Cheteshwar Pujara’s batting was one of the topics of discussion after India suffered another collapse to fall well behind in the third Test against Australia at the Sydney Cricket Ground.

After skipper Tim Paine won the toss and elected to bat first, it was a 27th Test century by Steve Smith that powered the hosts to a total of 338. In reply, India got an opening stand of 70 runs, with Shubman Gill getting his first half-century, and reached 195/4 before losing their last six wickets for 49 runs.

The other half-centurion for the visitors was Cheteshwar Pujara (50 off 176) but despite the runs he got, questions were raised in commentary and on social media about his strike-rate.

The India No 3 has drawn flak in the past as well for his scoring rate, with many arguing that his approach puts pressure on his partners and hands momentum to the opposition. In his latest knock at the SCG, it took him 100 deliveries to get 16 runs. His strike-rate of 28.41 was the lowest among the seven Indian players who managed to get double-digit scores.

“I don’t think it was the right approach, I think he needed to be a bit more proactive with his scoring rate because I felt it was putting too much pressure on his batting partners,” former Australia captain Ricky Ponting said on Twitter.

However, there is another side to this with many believing Pujara’s strike-rate is not an issue. The argument is: he does an important job for his team by holding fort at one end, Test matches these days struggle to reach the fifth day anyway so strike-rate shouldn’t be an issue, and the other batters must take more responsibility of accumulating the runs.

We, at, asked our readers on Twitter what they thought about Pujara’s approach to batting and his role in the Indian team.

First up, here are the comments from The Field’s staff:

Ashish Magotra: Take time getting set by all means but then move the game forward. India regularly fail to do that away from home – and Kohli has spoken about it many times. Pujara is at the heart of that problem. 

Vinayakk Mohanarangan: Here’s what I don’t get when Pujara is being criticised: matches don’t go into 5th day typically, India’s batting collapses at the end invariably. Time is not a factor, surely? The key I think is for each of the Indian batsmen to play to their strengths and collectively clicking. Also, sincerely hope Pujara is staying away from all forms of social media in the short term at least because I get the feeling India could really use a 175-ball 50 in the second innings from him.

Here’s a selection of the responses to the issue:

@shankarstake: Pujara’s issue is when he gets bogged down, he does not know how to get out of the rut. He doesn’t have a release shot. Yesterday, Rohit Sharma was 11 off 43. He hit a six off Lyon to release the pressure. Defensive batting is fine, bogging down and playing like that isn’t. So to answer your question: His strike-rate keeps going down since he does not know how to pick it up in any way. The criticism he should get is for that, not for being slow.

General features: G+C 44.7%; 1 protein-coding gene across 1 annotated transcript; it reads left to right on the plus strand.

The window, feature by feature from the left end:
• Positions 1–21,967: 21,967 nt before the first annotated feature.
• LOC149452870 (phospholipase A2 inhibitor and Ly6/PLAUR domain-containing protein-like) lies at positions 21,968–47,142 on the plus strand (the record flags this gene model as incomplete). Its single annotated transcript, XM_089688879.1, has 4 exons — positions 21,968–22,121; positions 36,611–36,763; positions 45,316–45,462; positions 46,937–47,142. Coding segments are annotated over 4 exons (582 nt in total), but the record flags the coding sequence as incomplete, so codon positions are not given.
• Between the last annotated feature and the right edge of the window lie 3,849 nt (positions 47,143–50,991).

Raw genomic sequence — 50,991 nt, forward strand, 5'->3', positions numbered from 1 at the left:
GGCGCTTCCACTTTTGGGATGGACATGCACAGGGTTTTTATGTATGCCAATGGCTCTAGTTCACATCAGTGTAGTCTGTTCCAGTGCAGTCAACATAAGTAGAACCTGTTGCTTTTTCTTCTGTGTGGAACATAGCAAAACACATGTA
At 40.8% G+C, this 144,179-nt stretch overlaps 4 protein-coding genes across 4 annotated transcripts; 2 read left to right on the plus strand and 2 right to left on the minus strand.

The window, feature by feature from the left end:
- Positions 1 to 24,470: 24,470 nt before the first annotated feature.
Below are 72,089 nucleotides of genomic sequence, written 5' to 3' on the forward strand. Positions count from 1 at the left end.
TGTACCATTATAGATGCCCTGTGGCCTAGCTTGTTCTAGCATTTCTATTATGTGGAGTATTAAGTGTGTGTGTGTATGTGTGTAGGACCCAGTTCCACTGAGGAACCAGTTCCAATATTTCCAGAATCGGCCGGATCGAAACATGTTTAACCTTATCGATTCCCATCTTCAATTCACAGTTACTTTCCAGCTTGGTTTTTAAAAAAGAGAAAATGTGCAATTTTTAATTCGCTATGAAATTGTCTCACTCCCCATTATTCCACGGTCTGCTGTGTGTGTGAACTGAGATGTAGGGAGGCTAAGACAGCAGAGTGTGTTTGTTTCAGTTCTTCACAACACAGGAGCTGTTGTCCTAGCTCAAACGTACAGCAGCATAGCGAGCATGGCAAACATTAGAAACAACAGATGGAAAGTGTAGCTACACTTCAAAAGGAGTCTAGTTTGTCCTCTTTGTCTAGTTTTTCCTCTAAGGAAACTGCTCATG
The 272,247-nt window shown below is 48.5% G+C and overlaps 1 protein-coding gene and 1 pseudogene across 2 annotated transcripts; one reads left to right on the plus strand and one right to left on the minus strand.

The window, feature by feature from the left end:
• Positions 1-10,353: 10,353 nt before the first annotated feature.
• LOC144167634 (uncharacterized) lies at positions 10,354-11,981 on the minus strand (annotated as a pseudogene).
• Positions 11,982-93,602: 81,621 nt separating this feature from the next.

@chetannarula: Leave him alone. Please. Can’t keep talking about strike rate for each Pujara innings.

@KOCricket528: Seems a lot of unnecessary hate against him !!! He’s the joint top scorer of the innings and played pretty well. Rest of the line up collapses and then, Blame it all on Pujara and his Striker rate.

@AadityaN_28: The problem is that this arises after every innings that Pujara plays, home or away. The strike rate isn’t an issue, it never is in Test cricket. There are other issues with Pujara’s batting, but not that he is too slow.

@DillysTweets: You sometimes need to face more balls while playing on difficult surfaces. But the way he played here & elsewhere before doesn’t help the team. Once he gets set, needs to move the game forward. Che doesn’t do that many a times and then he gets out without finishing the job.

@NiacinDoc: He could have easily scored 20-30 more runs which would have reduced the lead.. but kept blocking and got out.

@zahirsm: No, Pujara is alright in his innings, then it’s the job of other batsmen to rotate the strike as long as Pujara is holding the fort from other end.

@arvindhmani: This. Is. His. Game. Having said that, without Kohli – often his batting partner in these tough tests – the middle order around him does not have the aggression to complement his measured approach.

@Rebecca001234: He needs to rotate strike otherwise he is putting lot of pressure on indian middle order , he could have easily score 20-30 runs by rotating the strike.

@Gulliverinreal: This attack consists of world class speedsters. You will get one unplayable delivery sooner rather than later. I think he doesn’t have the shots to rotate strike that hurts India’s cause. He ain’t Rahul Dravid, Rahul was a consummate stroke player.

@Mktimeforsports: If the other batters had scored some runs themselves, no one would complain.

@LambatNayan: Give credit to australian bowlers and move on.

@fraudballer: Pujara played how Pujara does. Against the best bowling attack in the world. If the rest could not play to their strength or make things count, what has Pujara got to do with any of it?

So, what is tour take on Cheteshwar Pujara’s strike-rate with the bat? Let us know your thoughts by writing to us on Twitter @thefield_in.